The green bonds market is a key vehicle for funding the transition to a climate-neutral economy and thus has enormous potential. Whoever wishes to tap into that potential can’t ignore regtech. But who’s taking the initiative?
Green bonds are hugely popular. In the past four years, the market for green bonds has grown twelvefold. At the same time, it’s still a niche market; green bonds represent only 0.1% of the total global bond market. The huge potential of green bonds is, among others, closely interwoven with worldwide climate agreements reached during COP 21 in Paris and the internationally accepted Sustainable Development Goals (SDGs). To achieve the targets from both these accords, 900 trillion euros will be required over the next fifteen years.
And yet, the question always is whether the demand for green bonds is capable of actually realising the enormous potential. The future partly depends on the investment appetite of large mainstream investors who primarily look at the financial yields of investments and less at their sustainability. And because, for the time being, they don’t have sufficient insight into the quality of green bonds, most of them are still holding back from investing in this market. Uniform standards, including shared criteria for the predicate ‘green’, are key to increasing the confidence of major investors in this market and thus to realising this huge potential. And also, to realising climate targets.
The question is not if there will be uniform standards because the chances of standards being introduced are big. Even regulators, such as Mark Carney, governor of the Bank of England, are convinced. The question, rather, is what type of standards are needed in the future for sufficient credibility and growth of the market. Among other things, the market for green bonds needs standards that are, in fact, based on rules but sufficiently flexible for application to a market characterised by its large diversity. It is therefore paramount to agree an approach in which it is established per sector what ‘green’ is, because it is almost impossible in the practice to find a description that applies to all green bonds and all local markets.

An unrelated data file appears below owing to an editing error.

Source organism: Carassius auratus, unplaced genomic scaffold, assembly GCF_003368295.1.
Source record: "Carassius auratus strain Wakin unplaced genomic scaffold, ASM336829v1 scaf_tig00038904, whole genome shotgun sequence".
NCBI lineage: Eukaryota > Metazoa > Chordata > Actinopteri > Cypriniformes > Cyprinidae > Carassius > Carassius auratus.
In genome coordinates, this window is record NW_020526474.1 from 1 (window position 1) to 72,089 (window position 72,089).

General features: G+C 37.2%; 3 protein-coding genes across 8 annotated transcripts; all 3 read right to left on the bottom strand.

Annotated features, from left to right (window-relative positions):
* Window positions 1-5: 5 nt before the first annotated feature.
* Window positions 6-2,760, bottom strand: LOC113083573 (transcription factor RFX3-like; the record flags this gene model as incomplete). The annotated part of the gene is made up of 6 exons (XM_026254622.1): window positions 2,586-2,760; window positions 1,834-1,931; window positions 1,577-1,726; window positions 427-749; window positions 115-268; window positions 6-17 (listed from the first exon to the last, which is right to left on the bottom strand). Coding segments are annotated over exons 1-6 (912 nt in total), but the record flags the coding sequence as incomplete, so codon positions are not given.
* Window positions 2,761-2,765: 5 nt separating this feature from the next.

Such standards will create more harmonisation in the way green bonds are structured and documented. This will increase the market’s transparency and have a positive effect on its growth. But that’s not all. Greater transparency is needed to safeguard growth in the long term. Regtech can play a key role.
In recent months, the market has seen the appearance of the first technological solutions that try to further increase the transparency of the green bonds market, among others, to support organisations aiming to issue green bonds but don’t know how to go about it. The Swedish bank SBE, for example, has set up a central database containing relevant information on green bonds already issued. The UK magazine Environmental Finance has also launched its own database with information on green bonds. Still, in the long term these well-intended attempts will fall short of actually making the market transparent.
A better solution is a decentralised database using blockchain technology. Organisations that have issued green bonds personally upload the required information on the bond, the technology assigns a rating to it, the investor can compare, and the regulators can keep track real time. Accessible, transparent for issuing organisations, investors and regulators, and it is easy to distinguish between sector or subsector. Information cannot be edited retrospectively, which benefits reliability and transparency, and there isn’t a central party holding all the power over and responsibility for data. One issue, however, is that ‘someone’ has to take the initiative for setting up such a database. The question is, who feels this need?
Banks appear to be the most logical party to come up with such a blockchain solution. It is in their interest as intermediary and, moreover, they have the required knowledge of green bonds. They also have a direct line to fintech. But even if banks hold back, the decentralised database is a fact. Then, perhaps, a rating agency, such as S&P or Moody’s, may have a go. But this nonchalance can also turn against banks. Then you get what you paid for: higher transaction costs for green bonds and a lot of red tape. That will not only hurt banks, but the world as a whole, because investments in green bonds will not be given free rein.
Regtech is therefore going to make a contribution towards resolving the climate problem. How big this contribution is, depends on who takes up the challenge: banks or rating agencies. Both have an interest, but banks have the most to gain: for investors and, as such, for themselves, but not least for the climate.